Have you noticed white residue in your shower, bathtubs, and on your dishes? Are you experiencing low water pressure? If you’ve answered yes to either of these questions, you may have a problem with hard water. The most common cause for this is an accumulation of calcium in your household plumbing.
The next question has to be: how do I remove calcium from water?
This article is all about hard water, most specifically water with excessive calcium, and how to deal with it. To gain a full understanding of what we’re talking about, I’ll start by discussing hard water and calcium in water.
The primary difference between hard and soft water is the PH, or acidity level. A neutral PH for water, being neither acidic nor alkaline, is 7PH. As PH increases, the water becomes less acidic or alkaline. Alkaline water is called soft water.
On the other side of the spectrum, acidic hard water has a PH less than 7. Naturally occurring rainwater tends toward being acidic, measuring around 5PH. When this water falls to the ground, minerals are dissolved into the water, hardening it by increasing the PH.
Alkaline minerals, like calcium and magnesium are actually healthy, but leave a residue that we often call limescale. This can be seen as a white scale in our appliances like water heaters, washing machines, and dishwashers. It will often leave a white, chalky residue on our dishes or appear as spots on our clothes after being washed.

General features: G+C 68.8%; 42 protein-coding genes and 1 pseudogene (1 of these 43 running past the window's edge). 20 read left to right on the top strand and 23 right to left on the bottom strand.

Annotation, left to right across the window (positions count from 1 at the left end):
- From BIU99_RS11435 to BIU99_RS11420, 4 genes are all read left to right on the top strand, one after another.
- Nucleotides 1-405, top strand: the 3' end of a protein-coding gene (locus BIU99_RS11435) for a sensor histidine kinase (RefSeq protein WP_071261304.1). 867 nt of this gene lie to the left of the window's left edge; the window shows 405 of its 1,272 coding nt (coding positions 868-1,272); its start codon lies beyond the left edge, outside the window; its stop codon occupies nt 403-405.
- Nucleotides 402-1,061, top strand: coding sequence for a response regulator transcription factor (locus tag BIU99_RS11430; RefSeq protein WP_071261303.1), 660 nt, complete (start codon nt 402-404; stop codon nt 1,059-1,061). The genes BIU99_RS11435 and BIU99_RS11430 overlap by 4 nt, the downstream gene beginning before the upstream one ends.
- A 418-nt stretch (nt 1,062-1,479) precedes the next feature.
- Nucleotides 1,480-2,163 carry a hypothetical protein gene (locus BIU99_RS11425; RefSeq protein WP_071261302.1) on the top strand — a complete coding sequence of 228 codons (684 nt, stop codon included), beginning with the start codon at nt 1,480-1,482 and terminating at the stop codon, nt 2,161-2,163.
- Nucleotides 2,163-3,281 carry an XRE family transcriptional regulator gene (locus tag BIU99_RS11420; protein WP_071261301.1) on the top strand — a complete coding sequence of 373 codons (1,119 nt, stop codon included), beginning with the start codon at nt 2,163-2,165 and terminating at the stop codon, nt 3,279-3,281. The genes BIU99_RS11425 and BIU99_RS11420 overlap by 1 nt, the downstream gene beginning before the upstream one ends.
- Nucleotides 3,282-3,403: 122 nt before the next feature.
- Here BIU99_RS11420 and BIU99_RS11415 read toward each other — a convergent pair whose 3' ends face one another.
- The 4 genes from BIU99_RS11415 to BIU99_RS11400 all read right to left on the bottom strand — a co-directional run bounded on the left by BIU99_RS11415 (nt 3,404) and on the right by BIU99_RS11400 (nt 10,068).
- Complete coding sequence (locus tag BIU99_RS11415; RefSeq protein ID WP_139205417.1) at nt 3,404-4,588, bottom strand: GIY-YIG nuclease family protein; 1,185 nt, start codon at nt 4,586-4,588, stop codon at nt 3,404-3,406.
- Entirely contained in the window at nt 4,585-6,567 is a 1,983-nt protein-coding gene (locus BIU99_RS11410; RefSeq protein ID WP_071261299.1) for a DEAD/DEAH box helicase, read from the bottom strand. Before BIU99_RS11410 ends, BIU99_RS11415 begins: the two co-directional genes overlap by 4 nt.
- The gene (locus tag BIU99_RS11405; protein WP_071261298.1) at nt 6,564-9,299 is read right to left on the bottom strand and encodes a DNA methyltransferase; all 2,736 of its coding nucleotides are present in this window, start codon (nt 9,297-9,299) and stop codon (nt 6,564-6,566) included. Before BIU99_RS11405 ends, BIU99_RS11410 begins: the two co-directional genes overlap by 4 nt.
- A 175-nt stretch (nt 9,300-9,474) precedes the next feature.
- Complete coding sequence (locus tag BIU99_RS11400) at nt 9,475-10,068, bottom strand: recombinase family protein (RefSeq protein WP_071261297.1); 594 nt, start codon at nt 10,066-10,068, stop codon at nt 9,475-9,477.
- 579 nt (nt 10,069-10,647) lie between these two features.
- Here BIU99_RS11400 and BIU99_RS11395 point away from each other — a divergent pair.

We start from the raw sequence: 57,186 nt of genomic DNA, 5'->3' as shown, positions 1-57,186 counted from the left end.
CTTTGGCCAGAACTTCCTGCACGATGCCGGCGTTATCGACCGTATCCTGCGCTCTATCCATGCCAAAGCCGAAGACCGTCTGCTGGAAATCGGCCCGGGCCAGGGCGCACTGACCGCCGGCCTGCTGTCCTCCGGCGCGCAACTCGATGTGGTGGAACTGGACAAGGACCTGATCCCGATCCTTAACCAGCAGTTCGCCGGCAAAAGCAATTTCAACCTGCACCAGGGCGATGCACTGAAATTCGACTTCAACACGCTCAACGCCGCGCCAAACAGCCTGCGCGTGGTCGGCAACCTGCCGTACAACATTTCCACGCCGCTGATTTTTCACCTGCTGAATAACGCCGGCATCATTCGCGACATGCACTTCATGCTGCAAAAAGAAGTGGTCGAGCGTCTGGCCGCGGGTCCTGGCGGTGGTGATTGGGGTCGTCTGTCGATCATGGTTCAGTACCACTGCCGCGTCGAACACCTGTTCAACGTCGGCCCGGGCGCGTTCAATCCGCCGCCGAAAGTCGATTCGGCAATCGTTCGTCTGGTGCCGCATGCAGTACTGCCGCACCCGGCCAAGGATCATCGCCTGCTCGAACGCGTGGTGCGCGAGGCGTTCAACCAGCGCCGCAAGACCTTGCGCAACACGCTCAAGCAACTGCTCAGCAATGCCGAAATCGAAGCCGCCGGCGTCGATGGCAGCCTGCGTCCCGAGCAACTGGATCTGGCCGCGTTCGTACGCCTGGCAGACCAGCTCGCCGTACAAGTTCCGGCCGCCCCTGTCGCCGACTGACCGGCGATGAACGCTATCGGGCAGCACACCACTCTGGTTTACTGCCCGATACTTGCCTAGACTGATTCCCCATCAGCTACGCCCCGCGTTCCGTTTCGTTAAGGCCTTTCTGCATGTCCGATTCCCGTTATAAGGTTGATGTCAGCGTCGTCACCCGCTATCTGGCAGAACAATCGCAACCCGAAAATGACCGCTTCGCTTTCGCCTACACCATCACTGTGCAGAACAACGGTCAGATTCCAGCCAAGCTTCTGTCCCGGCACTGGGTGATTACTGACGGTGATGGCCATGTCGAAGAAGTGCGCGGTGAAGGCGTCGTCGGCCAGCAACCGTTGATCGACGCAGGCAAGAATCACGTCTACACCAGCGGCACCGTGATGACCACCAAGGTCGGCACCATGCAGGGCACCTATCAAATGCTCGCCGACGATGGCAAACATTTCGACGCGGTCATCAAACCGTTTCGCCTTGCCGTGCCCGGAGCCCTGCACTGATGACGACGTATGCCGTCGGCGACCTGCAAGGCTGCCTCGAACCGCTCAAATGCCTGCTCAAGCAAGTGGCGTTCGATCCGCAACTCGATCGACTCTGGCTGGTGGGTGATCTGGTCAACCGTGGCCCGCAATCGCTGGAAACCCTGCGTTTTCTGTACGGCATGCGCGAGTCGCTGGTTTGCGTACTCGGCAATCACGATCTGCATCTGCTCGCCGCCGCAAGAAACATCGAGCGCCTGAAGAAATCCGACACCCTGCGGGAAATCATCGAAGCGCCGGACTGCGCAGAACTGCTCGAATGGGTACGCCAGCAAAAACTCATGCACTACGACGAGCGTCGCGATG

In many areas, excessive minerals, like calcium, is a problem. We can even notice that the water has white “milky” appearance. The limescale that results will end up collecting in our water pipes and fixtures, like water heaters, causing blockages that can reduce water pressure and even cause pipes to burst.
To summarize the effects of hard water, here’s what we need to know:
To treat hard water, dissolved minerals need to be removed in order to reduce the PH, thereby softening the water. Since calcium is the most common culprit, this is what we will be addressing. However, removing all hard metals from water is accomplished using the same methods.
Softening the water will reduce the presence of all hard minerals, not just calcium.
There are simple ways to remove calcium from the water in your home, often using common household ingredients.